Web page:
When I started writing this response to Toprani’s articles, I didn’t plan on concluding with a call for a complete withdrawal by U.S. forces from the Middle East. Originally, my recommendation was going to be for the United States to close most of its facilities in the region, moving back to a posture similar to that of the 1970s, when it had only two major regional bases: at Incirlik and Manama. My specific suggestion was for the United States now to close both of those facilities, as well as its air bases at Azraq in Jordan and Al Dhafra in the UAE, and the majority of its extended footprint in Kuwait (the United States currently acknowledges operating out of at least five facilities in that small country.) The U.S. “fallback position” would be to contract to the air base at Al Udeid in Qatar or maybe the planned West Al Mubarak air base in Kuwait, which is already under construction and scheduled to open in 2023. The latter is envisioned as a major logistical hub — replacing the temporary facility in Kuwait known as “Cargo City.” Though not as capable as a port, either or both of those air bases could still provide a sufficient hub for reintroducing modest forces into the region in the event of an unforeseen crisis.
The Al Udeid/West Al Mubarak option still might be a useful waystation to aim for. But a complete withdrawal should also be on the table, if only to begin to spark serious debate over U.S. presence in the region. As the discussion about the United States getting out of its “Middle East purgatory” has taken shape, there’s been a reticence to push for a truly dramatic change in the U.S. posture, with most advocating modest changes rather than radical ones. I’m not sure that’s enough, particularly if a follow on — perhaps a transformational one — to the Arab Spring is in the offing, as would seem likely given the Middle East’s demographics and the inevitability of a breaking point in its current societal structure. How viable is the maintenance of (at best) nineteenth-century autocratic monarchies in the twenty-first century? When those governing structures finally collapse, what are the attitudes of the people of the Gulf and other areas likely to be toward an America that formerly allied and enabled those dictators? Amidst prosaic debates about the future of Middle East basing it’s worth considering how much choice we may have in the matter. What if some day, we simply get kicked out?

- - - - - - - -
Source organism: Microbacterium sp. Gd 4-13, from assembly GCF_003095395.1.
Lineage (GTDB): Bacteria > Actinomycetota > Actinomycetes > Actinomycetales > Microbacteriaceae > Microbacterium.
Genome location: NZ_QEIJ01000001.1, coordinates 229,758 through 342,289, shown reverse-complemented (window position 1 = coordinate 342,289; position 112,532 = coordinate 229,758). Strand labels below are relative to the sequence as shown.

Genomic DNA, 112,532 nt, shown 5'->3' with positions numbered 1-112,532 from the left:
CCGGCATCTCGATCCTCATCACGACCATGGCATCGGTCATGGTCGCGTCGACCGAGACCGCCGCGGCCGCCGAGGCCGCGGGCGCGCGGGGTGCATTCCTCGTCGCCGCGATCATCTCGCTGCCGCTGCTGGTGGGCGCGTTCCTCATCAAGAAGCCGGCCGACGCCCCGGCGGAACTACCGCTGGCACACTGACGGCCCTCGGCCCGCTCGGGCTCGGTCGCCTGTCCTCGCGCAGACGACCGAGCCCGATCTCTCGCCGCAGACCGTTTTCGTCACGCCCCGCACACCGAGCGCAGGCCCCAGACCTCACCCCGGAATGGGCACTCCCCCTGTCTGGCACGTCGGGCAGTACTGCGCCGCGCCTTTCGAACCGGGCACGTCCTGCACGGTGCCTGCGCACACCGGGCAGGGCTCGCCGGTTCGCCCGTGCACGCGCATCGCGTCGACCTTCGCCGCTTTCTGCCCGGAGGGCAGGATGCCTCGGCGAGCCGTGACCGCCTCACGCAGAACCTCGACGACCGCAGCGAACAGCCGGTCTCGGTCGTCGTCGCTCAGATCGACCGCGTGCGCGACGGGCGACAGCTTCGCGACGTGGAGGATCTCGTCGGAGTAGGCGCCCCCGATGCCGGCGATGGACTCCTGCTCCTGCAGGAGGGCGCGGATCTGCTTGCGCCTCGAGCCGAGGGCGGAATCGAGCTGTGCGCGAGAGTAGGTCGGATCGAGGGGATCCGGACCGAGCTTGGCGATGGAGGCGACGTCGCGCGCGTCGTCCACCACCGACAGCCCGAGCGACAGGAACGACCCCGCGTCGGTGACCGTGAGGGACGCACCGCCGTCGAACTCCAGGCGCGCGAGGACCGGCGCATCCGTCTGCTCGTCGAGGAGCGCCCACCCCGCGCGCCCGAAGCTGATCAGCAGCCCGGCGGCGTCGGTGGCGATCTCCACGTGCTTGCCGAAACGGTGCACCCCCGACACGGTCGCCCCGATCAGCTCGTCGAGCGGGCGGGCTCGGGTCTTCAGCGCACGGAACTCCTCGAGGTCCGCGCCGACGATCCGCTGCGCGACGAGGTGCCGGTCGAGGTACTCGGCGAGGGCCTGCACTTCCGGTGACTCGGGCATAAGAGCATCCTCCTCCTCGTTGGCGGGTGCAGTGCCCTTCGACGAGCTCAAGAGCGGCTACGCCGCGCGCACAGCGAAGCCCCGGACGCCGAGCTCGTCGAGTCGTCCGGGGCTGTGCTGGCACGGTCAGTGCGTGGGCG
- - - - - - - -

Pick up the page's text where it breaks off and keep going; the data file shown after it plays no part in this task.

Writing recently on Twitter, Lawrence Freedman warily drew a comparison between supporters of a “No Deal” Brexit, who blithely disregard its impacts on the British people, and advocates for ousting Saddam Hussein, who failed to fully consider the consequences of removing him beforehand. It’s a rough, but apt parallel, as well as a general warning for anyone seeking to do something “big” in foreign and defense policy without fully explicating the possible implications. I understand there are serious risks to the United States relinquishing its bases in the Middle East. These aren’t simply chits on a hex map. There are real consequences for U.S. operational and strategic choices if these bases go away.